Mr. Robert B. Jones: The proportion of the overall housing stock that was provided by housing associations at the end of December 1993 is estimated as 3.8 per cent. in England and 2.9 per cent. in Wales.
Mr. Robert B. Jones: Research into the housing needs of elderly people has revealed that there is approximately 16 per cent. more subsidised housing provision for elderly people in England than was previously thought to exist, and that there is currently over-provision of ordinary sheltered housing but under-provision of very sheltered housing. Details are in the table following:
Type of housing |Dwellings provider ----------------------------------------------------- Local authorities |465,920 Housing Associations |148,586 Abbeyfield societies |6,230 Almshouses |20,758 Total |641,494
I hope to publish the results of the research later this year.
Mr. Pike: To ask the Secretary of State for the Environment what percentage of dwellings were owner-occupied in each year since 1979; what percentage of owner-occupation resulted from the right-to-buy scheme; and what percentage of properties sold under the right to buy is represented by newly constructed local authority accommodation over the same period.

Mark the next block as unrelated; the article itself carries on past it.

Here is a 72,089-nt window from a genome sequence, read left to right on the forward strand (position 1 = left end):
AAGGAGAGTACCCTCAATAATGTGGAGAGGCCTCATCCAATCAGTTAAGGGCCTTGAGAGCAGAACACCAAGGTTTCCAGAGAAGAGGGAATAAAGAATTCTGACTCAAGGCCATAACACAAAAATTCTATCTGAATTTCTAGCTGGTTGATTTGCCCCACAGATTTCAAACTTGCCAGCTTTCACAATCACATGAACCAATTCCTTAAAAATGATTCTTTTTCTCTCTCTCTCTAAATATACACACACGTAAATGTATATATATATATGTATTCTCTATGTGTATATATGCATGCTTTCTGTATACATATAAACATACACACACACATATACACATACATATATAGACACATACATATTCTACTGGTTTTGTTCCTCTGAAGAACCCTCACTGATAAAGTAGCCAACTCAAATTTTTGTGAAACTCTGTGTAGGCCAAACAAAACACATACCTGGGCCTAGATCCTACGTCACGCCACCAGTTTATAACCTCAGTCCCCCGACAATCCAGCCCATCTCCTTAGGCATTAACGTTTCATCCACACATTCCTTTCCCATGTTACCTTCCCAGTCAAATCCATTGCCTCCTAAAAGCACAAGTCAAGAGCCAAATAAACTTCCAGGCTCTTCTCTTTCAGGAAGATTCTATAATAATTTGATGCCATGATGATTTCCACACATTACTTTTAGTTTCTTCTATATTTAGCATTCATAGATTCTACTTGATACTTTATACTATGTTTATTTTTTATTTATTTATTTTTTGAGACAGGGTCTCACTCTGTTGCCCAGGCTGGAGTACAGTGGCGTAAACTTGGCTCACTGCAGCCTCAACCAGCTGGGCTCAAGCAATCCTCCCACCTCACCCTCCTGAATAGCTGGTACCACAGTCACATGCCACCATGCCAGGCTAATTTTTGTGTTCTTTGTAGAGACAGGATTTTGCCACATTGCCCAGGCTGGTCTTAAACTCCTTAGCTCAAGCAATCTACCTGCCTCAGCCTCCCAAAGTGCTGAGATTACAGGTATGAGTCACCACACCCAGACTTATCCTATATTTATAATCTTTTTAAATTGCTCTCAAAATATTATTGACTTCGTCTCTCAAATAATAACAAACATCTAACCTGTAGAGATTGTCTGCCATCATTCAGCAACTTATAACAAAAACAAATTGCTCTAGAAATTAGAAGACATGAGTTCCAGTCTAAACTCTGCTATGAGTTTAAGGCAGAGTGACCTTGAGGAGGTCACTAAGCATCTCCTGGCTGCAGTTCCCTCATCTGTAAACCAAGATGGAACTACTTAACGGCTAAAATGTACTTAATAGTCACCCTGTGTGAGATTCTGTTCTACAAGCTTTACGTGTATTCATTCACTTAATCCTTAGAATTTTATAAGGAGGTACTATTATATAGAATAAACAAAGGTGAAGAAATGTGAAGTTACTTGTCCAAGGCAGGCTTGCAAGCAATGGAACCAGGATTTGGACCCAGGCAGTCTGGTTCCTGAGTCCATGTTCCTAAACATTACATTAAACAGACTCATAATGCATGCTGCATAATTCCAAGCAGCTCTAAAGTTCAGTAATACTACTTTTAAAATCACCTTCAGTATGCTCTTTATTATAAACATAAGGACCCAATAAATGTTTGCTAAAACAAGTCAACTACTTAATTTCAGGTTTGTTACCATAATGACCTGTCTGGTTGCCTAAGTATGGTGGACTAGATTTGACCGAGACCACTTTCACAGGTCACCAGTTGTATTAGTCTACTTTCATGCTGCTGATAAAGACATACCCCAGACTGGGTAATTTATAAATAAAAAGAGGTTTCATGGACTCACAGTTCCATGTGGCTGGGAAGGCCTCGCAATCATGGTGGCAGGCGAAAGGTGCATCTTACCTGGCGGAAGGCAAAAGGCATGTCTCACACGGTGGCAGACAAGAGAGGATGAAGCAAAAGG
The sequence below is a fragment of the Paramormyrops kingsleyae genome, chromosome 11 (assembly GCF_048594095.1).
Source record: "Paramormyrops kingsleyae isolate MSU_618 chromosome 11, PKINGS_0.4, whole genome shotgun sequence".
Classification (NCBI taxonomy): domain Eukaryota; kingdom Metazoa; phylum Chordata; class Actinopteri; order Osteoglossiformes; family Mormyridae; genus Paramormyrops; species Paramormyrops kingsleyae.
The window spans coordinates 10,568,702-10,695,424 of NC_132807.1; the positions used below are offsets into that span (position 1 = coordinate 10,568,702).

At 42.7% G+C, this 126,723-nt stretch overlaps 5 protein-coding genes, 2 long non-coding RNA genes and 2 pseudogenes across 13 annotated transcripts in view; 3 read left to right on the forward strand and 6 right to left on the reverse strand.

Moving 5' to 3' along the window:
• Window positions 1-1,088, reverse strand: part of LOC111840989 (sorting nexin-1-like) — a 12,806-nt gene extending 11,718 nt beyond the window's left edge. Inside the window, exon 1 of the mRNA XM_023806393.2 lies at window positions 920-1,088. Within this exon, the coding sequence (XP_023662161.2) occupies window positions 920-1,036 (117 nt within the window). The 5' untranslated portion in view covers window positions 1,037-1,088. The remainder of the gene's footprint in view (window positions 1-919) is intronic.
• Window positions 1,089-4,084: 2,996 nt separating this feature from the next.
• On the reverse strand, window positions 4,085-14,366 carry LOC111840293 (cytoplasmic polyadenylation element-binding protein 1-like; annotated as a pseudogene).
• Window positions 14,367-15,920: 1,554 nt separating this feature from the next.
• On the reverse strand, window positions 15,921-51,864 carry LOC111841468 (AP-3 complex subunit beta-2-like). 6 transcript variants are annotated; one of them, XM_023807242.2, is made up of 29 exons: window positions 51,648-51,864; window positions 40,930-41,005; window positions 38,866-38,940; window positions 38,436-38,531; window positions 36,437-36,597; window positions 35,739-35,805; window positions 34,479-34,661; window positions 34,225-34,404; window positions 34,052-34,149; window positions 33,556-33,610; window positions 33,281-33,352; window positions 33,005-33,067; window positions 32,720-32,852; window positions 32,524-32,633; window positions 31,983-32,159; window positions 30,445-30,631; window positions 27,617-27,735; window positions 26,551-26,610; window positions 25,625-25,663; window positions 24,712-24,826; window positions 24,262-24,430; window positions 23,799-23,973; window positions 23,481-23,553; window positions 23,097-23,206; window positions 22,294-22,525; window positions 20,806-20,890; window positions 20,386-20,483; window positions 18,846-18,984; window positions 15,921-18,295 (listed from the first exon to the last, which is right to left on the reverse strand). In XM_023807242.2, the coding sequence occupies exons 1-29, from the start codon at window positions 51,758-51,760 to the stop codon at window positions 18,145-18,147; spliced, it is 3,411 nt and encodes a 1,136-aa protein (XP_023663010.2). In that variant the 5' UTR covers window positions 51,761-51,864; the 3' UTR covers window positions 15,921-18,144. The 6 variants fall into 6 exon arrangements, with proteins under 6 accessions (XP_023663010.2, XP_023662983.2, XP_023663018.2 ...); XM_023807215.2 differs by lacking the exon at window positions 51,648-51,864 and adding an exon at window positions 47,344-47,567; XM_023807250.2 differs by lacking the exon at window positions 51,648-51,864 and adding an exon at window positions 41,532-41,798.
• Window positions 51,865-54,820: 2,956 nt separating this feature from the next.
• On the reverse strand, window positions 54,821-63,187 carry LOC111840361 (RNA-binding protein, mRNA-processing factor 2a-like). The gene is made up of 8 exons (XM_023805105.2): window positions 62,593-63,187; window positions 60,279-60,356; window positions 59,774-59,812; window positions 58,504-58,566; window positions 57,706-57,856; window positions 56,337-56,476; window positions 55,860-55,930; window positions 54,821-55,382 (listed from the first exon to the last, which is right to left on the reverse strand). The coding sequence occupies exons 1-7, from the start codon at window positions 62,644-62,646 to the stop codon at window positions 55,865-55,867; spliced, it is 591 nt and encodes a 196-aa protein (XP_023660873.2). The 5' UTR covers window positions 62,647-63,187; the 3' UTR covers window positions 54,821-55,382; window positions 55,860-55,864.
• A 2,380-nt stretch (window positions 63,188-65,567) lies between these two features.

|Percentage of owner |Percentage of |occupied dwellings |dwellings which |purchased under End of Year |were owner occupied|right-to-buy scheme -------------------------------------------------------------------------------- 1979 |56.6 |- 1980 |57.7 |- 1981 |58.2 |0.6 1982 |59.5 |2.2 1983 |60.5 |3.3 1984 |61.3 |3.9 1985 |62.2 |4.5 1986 |63.2 |5.1 1987 |64.3 |5.6 1988 |65.6 |6.5 1989 |66.6 |7.5 1990 |67.1 |8.1 1991 |67.2 |8.4 1992 |67.2 |8.7 1993 |67.3 |8.9
Mr. Pike: To ask the Secretary of State for the Environment how many households were accepted as homeless in rural areas for each year since 1979 and for the current year; and how many dwellings were built in such areas in those years by (a) local authorities and (b) housing associations.
Mr. Robert B. Jones: The Department collects information about homelessness and about house building for each local authority area. This information does not distinguish between rural and urban areas.
Mr. Raynsford: To ask the Secretary of State for the Environment, pursuant to his answer of 19 October, Official Report, column 265, how many tenants of (a) local authorities, (b) housing associations and (c) private landlords, occupying (i) one, (ii) two and (iii) three or more bedrooms more than required by members of their household are over retirement age.
Tenants over retirement age and having more bedrooms than the bedroom standard 1993-94 England Number of bedrooms more than Tenure bedroom standard |Three or |One |Two |more |thousands|thousands|thousands ------------------------------------------------------------- Council tenants |530 |280 |10 Housing associations tenants |60 |20 |- Private tenants |160 |120 |10 All tenants |750 |420 |20 Note: "-" indicates less than 5,000. These figures are from the 1993-94 Survey of English Housing and are subject to sampling error.
Mr. Pike: to ask the Secretary of State for the Environment how much the Government have spent on projects for rough sleepers since the introduction of the rough sleepers initiative; and what is the number and capacity of hostels created under the initiative in (a) London and (b) the rest of the United Kingdom.